Last night my Wednesday night group was pondering over our various responses to being out in the Oregon wilderness. We all agreed about some feelings of the grandeur of nature and the smallness of our personal existence within it, of its relative permanence and our mortality. We all reveled in our various remembrances of these feelings and thoughts but after a while I began going into the abstractions of the whole experience. Why do we humans have these thoughts and feelings, do all people have them, and do animals such as squirrels have them?

Is the problem with the Greek Gods being so very cranky based on the knowledge of their own mortality, while the masses of Catholics are so calm and resigned to their fate based on their acceptance of the concept of their eternal life, after death, because they are going to be in the eternal presence of God? They are very calm after Mass, as I have observed several times when picking up friends after their service. They are calmer and more accepting of their place in the universe than I was after sitting in a wilderness quietly thinking and being in nature for hours. Perhaps it is better for one’s personal sojourn on this universe to be a willing participant, I mean willing dupe, to the obvious human constructions of the various religions.

Mother Teresa lost her faith in God’s being, at least her faith in God’s personal intimacy with her, and yet she persevered in her lies to the people to whom she was ministering. She took on the role of God herself, in that she was creating a personal access to the eternal presence of godliness in her followers. To her, her creation was accepted as a personal fabrication, and therefore a lie to those people, but to those who were in her presence it appeared that she had a personal relationship with the eternal verities.

It is very similar to the old sage Maridjan the volcano sitter in Java, whom I reported on as being a crazy old fool. He was killed by his volcano a couple of months later. Many people believed in him, and it calmed them to believe in Maridjan; mostly they were poor farmers living on the flanks of the active volcano. They were calmed and that calmness permitted them to carry on with their daily lives in a productive way. They had good farms, so long as the volcano didn’t erupt, and lousy, probably desperately poor lives if they abandoned their farms. By following their self-assuming GOD inspired sage they were able to be better off – so long as the volcano didn’t erupt. Maridjan’s followers were similar to Mother Teresa’s followers, and perhaps it is the same with all followers of an accepted religious “philosophy”.

The atheists and scientific naturalists may be more correct technically in their response to the universe, but they pay a heavy price in not feeling emotionally attuned with the universe. They are separate from the universe; they are to their own minds universes unto themselves, and thus they are responsible for the suffering they experience as well as the good things. Being responsible beings they are also guilty for the suffering in the world.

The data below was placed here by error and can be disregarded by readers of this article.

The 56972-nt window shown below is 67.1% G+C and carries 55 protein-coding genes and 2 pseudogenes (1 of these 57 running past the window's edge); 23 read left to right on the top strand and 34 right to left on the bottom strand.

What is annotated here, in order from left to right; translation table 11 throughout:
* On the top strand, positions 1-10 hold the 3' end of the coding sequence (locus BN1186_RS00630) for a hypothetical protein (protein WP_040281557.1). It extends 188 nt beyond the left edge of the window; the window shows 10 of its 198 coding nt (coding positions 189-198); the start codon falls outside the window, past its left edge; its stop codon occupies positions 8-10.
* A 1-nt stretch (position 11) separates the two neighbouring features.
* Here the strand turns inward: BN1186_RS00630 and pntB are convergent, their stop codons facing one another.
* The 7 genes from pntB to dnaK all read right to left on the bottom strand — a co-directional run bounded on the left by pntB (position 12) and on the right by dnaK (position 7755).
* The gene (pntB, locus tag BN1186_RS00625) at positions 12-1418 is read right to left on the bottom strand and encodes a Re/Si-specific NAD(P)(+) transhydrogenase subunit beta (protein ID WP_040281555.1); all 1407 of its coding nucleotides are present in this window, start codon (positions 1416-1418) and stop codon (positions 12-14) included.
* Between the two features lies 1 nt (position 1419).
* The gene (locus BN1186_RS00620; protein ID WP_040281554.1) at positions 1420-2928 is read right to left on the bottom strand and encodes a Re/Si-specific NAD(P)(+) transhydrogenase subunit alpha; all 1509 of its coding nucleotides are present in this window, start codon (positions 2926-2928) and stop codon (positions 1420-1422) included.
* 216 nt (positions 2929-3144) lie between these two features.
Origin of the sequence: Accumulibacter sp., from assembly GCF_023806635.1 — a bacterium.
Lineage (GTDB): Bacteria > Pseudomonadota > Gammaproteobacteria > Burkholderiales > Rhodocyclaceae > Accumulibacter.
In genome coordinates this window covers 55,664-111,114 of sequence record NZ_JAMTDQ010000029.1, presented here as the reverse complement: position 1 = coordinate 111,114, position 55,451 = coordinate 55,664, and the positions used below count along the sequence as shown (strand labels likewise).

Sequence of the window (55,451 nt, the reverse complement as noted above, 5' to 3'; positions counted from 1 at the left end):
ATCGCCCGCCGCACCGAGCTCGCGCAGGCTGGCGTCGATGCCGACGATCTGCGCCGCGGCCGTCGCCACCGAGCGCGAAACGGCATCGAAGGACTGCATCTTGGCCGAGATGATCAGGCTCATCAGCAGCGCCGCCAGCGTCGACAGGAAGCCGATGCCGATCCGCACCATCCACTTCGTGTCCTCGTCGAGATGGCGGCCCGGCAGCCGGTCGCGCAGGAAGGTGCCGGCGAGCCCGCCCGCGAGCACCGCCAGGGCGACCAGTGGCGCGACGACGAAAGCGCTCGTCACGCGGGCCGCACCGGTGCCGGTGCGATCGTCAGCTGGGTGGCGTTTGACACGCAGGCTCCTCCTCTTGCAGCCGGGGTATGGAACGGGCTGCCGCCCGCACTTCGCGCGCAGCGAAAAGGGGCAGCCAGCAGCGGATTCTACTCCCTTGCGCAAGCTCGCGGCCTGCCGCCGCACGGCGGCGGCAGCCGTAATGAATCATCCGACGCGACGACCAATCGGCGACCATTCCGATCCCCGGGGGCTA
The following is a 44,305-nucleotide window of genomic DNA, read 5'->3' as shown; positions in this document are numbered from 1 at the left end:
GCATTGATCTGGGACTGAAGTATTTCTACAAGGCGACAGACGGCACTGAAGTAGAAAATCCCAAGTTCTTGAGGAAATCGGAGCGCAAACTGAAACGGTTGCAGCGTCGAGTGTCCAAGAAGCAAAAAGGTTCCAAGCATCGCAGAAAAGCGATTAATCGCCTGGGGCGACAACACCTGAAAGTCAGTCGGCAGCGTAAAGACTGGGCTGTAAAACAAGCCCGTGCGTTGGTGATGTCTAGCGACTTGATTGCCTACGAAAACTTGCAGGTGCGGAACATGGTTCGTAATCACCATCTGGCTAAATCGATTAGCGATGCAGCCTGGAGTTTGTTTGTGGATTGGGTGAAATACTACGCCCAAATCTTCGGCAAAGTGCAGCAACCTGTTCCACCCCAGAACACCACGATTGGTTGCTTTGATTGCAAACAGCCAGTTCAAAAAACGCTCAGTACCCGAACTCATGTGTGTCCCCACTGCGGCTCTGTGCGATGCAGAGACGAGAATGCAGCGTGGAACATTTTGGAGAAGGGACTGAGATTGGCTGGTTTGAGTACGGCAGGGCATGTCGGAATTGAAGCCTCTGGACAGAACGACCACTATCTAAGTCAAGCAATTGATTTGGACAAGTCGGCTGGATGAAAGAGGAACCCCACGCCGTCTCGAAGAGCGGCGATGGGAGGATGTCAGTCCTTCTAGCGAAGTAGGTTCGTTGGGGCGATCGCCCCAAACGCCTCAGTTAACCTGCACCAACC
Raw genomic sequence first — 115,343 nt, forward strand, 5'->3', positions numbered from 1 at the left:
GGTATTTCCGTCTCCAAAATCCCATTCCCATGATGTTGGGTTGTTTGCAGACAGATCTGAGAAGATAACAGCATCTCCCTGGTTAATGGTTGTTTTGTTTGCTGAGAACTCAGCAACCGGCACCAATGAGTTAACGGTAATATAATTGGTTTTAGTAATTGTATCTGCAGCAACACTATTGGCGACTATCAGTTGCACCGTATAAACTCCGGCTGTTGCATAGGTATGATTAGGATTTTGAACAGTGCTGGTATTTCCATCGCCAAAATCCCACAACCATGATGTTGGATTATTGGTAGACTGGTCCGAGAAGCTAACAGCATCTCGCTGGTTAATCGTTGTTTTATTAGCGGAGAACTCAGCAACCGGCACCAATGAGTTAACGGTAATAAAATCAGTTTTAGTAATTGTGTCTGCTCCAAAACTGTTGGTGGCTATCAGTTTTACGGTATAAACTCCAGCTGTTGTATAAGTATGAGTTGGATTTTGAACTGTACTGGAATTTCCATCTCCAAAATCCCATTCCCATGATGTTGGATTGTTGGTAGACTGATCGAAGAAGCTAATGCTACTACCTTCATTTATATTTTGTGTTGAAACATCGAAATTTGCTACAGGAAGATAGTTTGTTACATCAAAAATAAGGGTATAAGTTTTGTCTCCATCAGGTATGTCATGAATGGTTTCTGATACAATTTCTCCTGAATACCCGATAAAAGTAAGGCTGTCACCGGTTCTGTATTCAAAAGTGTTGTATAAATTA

When we go out into the wilderness occasionally emotions well up of our personal relationship to the universe, but as we become involved with our routines, when we are there all the time, these feelings go away. The wilderness experience is an occasional personal thing, and perhaps what we are feeling is as much our encounter with an empty lonesomeness from other people as it is an encounter with the vastness of the out there. Probably it’s a little of both.

When we are totally alone we realize that we are responsible for our actions, it is us and what we bring to the moment, and the stuff outside of us and what it brings to the moment. We are only part of it physically, but it is unconscious and our consciousness of it is the only consciousness it has – at least from this point in time and space.

Another aspect of the wilderness experience is the focusing of attention upon some specific thing, a thing we don’t see in our daily lives, and then while still attending to that thing let our awareness expand out from there to the surrounding things for a few seconds. And then back to the original thing. Then choose a close-by thing and do the same routine a couple of times and then a third thing and do that a couple of times. Then shift from each of these things to one of the others for a few seconds at a time. All of this can be done in a minute while sitting at your monitor. There is some of the same feeling while doing this little experimental exercise that one gets when in the wilderness. Perhaps it is the newness of being out in the open wilds, with its shifting of unique moments of attention that brings out the feeling of awe in us.